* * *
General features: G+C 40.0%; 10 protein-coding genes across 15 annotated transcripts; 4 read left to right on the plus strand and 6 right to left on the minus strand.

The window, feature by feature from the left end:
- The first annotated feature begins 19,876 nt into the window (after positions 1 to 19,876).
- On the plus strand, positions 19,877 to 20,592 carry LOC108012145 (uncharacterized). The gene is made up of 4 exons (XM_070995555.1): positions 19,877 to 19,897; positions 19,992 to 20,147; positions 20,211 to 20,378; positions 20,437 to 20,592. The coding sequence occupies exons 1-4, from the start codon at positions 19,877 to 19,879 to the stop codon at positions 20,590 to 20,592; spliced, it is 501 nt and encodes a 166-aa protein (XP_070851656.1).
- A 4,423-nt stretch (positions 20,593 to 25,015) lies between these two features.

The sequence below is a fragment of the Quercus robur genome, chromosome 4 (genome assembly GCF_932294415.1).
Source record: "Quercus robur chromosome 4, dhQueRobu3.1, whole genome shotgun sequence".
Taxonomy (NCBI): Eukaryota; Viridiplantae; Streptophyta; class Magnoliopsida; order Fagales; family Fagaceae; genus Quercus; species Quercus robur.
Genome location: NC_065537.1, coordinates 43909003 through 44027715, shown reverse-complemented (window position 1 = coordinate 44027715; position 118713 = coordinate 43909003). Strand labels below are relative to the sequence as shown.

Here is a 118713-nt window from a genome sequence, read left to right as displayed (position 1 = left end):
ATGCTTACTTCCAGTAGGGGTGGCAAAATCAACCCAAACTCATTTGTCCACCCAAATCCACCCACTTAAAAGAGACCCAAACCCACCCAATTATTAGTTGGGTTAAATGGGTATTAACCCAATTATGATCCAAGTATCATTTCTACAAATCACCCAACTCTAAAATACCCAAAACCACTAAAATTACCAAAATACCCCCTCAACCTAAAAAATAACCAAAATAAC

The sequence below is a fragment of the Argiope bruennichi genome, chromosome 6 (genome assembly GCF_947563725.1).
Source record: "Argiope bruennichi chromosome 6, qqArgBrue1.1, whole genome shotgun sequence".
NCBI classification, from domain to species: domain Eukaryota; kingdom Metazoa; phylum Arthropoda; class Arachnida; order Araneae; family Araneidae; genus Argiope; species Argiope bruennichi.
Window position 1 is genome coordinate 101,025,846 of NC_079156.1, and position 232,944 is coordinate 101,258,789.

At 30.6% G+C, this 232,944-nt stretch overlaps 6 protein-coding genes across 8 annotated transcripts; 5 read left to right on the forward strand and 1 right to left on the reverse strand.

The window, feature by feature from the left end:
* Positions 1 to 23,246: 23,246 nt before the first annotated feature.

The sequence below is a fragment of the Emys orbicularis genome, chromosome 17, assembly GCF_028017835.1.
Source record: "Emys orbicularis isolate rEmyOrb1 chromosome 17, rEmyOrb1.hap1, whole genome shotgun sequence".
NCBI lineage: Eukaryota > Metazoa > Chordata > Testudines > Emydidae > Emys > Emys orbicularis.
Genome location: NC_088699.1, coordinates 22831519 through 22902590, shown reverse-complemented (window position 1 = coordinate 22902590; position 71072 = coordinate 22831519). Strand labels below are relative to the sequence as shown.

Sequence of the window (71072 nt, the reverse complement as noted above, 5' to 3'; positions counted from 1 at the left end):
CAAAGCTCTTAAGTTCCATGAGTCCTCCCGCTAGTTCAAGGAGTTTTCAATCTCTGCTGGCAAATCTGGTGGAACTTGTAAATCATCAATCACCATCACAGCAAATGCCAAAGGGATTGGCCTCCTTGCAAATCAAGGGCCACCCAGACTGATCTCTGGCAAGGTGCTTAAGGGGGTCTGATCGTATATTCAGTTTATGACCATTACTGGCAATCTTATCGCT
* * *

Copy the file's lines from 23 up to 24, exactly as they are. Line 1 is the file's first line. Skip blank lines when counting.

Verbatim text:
Sequence of the window (71072 nt, the reverse complement as noted above, 5' to 3'; positions counted from 1 at the left end):
CAAAGCTCTTAAGTTCCATGAGTCCTCCCGCTAGTTCAAGGAGTTTTCAATCTCTGCTGGCAAATCTGGTGGAACTTGTAAATCATCAATCACCATCACAGCAAATGCCAAAGGGATTGGCCTCCTTGCAAATCAAGGGCCACCCAGACTGATCTCTGGCAAGGTGCTTAAGGGGGTCTGATCGTATATTCAGTTTATGACCATTACTGGCAATCTTATCGCT